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Newt Gingrich and the 104th Congress

11:00 PM, Nov 17, 1996 • By MATTHEW REES
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A Senate Democratic leadership aide pinpoints the chamber's debate over regulatory reform in the summer of 1995 as the time Republican momentum really began to slow. The House had passed a bill that addressed complaints from business groups about government regulations. It passed easily, even though moderate House Republicans were queasy about it and warned the leadership that some of the provisions were misguided and politically dangerous. At the same time, a spate of news stories came out detailing the key roles lawyers and lobbyists played in drafting the legislation.

When the bill went to the Senate, it ran into a roadblock. Democrats and their interest-group allies skillfully and shamelessly waged a scare campaign about the potentially disastrous effects of the legislation, invoking the specter of an E. coli epidemic. As Senate Republicans weakened the bill in search of a deal, tensions erupted with their House counterparts. Though the bill never passed, so many of the proposals struck at workplace issues -- such as a reduction in the budget of the Occupational Safety and Health Administration -- that the AFL-CIO was emboldened to launch its $ 35 million advertising campaign against the Republican majority in the House.

The Senate's failure to pass regulatory reform, as well as many other parts of the House's ambitious agenda, was a source of constant frustration and irritation for House Republicans. Aides on both sides say the lines of communication between the two chambers were never as close as they should have been. In meetings with his colleagues, Gingrich often invoked the restructuring experiences of Fortune 500 corporations as a model for Congress. It was an appealing, but flawed, model, overlooking the fact that corporations don't face obstacles equivalent to senators and a president.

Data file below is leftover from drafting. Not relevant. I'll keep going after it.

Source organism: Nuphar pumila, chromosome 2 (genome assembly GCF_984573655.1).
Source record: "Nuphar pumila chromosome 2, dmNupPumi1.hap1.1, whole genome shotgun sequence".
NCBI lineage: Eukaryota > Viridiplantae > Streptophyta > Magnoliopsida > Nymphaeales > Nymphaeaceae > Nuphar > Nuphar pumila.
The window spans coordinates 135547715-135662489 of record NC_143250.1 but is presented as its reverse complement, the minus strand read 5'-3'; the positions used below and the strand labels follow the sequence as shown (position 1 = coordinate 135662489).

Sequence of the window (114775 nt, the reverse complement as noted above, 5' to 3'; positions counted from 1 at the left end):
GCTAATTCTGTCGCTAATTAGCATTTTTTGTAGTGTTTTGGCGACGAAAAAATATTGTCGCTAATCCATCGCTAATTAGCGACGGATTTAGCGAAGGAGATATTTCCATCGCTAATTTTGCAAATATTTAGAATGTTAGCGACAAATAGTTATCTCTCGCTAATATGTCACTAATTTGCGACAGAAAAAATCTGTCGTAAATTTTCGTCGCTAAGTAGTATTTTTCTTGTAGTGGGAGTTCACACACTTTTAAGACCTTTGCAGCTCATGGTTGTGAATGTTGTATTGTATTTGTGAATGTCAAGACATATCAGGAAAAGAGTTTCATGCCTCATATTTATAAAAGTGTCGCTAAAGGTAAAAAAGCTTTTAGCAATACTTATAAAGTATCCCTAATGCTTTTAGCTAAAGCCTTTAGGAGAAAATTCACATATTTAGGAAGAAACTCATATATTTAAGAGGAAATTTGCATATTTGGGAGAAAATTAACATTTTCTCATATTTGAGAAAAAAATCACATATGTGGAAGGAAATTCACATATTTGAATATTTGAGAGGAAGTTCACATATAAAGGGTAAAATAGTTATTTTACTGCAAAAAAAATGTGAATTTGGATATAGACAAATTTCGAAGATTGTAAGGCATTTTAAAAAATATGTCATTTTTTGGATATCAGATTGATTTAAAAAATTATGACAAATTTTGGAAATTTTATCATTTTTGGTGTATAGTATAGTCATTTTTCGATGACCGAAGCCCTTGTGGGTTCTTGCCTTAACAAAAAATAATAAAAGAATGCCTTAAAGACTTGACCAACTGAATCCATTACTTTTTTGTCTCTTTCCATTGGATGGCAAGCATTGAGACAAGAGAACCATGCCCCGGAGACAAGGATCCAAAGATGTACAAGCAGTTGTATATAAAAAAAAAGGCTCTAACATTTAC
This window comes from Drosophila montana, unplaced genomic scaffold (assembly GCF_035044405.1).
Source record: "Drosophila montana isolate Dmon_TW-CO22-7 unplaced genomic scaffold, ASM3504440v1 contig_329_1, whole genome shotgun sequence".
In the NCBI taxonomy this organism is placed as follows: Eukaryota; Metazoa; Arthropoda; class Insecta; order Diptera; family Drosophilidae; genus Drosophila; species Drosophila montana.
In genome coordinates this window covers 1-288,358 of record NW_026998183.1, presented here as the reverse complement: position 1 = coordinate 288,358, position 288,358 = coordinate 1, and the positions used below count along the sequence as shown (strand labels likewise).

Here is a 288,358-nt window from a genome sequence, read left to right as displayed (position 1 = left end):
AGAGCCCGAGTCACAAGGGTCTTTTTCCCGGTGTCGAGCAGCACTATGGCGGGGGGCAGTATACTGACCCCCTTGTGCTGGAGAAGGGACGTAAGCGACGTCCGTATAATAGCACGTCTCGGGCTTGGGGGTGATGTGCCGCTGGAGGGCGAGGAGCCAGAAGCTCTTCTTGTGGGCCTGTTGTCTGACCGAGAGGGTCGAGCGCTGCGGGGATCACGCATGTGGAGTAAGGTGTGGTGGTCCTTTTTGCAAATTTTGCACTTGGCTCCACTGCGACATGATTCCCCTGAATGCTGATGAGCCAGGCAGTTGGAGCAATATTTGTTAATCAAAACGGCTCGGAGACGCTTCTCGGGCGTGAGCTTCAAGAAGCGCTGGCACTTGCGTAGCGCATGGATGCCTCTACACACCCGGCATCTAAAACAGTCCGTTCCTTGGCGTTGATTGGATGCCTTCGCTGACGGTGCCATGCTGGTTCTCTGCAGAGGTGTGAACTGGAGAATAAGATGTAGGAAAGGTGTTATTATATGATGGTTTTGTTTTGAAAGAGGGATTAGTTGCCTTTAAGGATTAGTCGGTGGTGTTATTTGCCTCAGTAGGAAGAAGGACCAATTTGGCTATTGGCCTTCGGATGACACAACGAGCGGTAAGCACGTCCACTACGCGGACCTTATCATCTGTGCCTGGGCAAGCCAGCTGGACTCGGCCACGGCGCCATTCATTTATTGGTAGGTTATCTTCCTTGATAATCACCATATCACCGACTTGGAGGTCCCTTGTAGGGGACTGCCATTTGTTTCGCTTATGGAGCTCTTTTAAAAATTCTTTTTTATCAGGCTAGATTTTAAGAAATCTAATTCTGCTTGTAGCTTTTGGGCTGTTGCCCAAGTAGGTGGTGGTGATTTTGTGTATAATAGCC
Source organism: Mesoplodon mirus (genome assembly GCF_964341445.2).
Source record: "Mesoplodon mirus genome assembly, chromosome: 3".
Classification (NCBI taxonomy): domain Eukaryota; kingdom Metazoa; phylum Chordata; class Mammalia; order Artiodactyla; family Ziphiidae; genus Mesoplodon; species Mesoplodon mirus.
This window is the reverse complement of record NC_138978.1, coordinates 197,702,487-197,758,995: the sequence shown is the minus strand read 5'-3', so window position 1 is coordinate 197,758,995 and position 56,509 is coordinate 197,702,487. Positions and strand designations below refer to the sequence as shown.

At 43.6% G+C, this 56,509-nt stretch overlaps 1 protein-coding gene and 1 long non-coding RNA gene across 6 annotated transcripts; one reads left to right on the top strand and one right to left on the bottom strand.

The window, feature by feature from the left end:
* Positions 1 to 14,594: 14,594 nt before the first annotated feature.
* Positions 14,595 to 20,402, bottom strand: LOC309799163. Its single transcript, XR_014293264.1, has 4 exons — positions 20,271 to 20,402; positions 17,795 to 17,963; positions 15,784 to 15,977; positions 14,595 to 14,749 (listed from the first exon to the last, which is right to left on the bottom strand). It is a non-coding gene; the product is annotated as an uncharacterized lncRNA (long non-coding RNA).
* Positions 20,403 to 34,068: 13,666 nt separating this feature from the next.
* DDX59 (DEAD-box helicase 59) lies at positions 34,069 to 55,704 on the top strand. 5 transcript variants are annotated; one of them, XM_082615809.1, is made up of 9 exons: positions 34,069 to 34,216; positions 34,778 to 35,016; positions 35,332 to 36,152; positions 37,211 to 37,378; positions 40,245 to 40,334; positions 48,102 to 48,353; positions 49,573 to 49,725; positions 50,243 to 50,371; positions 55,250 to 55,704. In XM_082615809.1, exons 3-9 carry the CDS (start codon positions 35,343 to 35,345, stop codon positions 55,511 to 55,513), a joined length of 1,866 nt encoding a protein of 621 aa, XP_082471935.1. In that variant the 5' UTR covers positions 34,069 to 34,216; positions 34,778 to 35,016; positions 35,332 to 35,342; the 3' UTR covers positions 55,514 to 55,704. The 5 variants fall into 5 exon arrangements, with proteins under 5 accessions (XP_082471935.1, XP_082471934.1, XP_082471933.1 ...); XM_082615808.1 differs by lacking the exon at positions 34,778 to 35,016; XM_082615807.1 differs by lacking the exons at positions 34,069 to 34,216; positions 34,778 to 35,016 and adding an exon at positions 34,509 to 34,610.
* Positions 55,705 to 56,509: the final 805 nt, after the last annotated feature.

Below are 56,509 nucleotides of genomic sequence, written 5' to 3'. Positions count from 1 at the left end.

Republicans really allowed their ambitious, good-small-government zeal to overtake political reality in their single-minded pursuit of a balanced budget. The effort began inauspiciously on February 15, 1995; the House had already passed a constitutional amendment requiring a balanced budget, and the Senate was still engrossed in debate. On that day, Gingrich declared he wouldn't consider any budget that didn't reach balance within seven years. (Why seven years? That was "the longest period in which you can maintain the discipline to insist on it happening," Gingrich said. How did he know? " Intuition.")

This was a major announcement, but it turned out Gingrich not only failed to mention it to Bob Dole and Republicans in the Senate, he hadn't even talked about it with his own budget honchos, John Kasich and Bob Livingston. These committee chairmen -- Kasich runs Budget, Livingston runs Appropriations -- were dumbfounded by Gingrich's unilateral proclamation. They immediately warned Gingrich that boxing them in to a seven-year budget plan was a mistake. According to Washington Post reporters David Maraniss and Michael Weisskopf, Kasich presciently pointed out that such an effort would demand Medicare cuts "unlike any this town has ever seen before."

Livingston and Kasich later lined up behind Gingrich, but in retrospect it's clear Republicans took a huge and unnecessary gamble. The idea of a balanced budget is incredibly popular in the abstract, but the GOP's experience last year was a reminder of the pain involved in proposing dramatic spending cuts. And the remarkably square-shouldered decision by Republicans to be "honest" budgeteers -- which meant accepting the economic assumptions of the pessimistic Congressional Budget Office -- resurrected their age-old image as green-eyeshade accountants more interested in double- entry bookkeeping than economic growth.

Stephen Moore, director of fiscal policy studies at the Cato Institute, says the whole exercise was a mistake. He suggests that after the Senate failed to garner the two-thirds majority necessary to pass a constitutional amendment (the vote took place in March 1995), Republicans should have pursued a more modest effort at cutting spending and taxes while blasting vote-switching Democrats and the White House for opposing the amendment.

This isn't as silly as it sounds: The Contract didn't promise a balanced budget, only a vote on the amendment. In any case, the political advantage Republicans might have enjoyed from passing a balanced budget would have been blown out of the water by Bill Clinton's decision to endorse the idea of a balanced budget a few months later.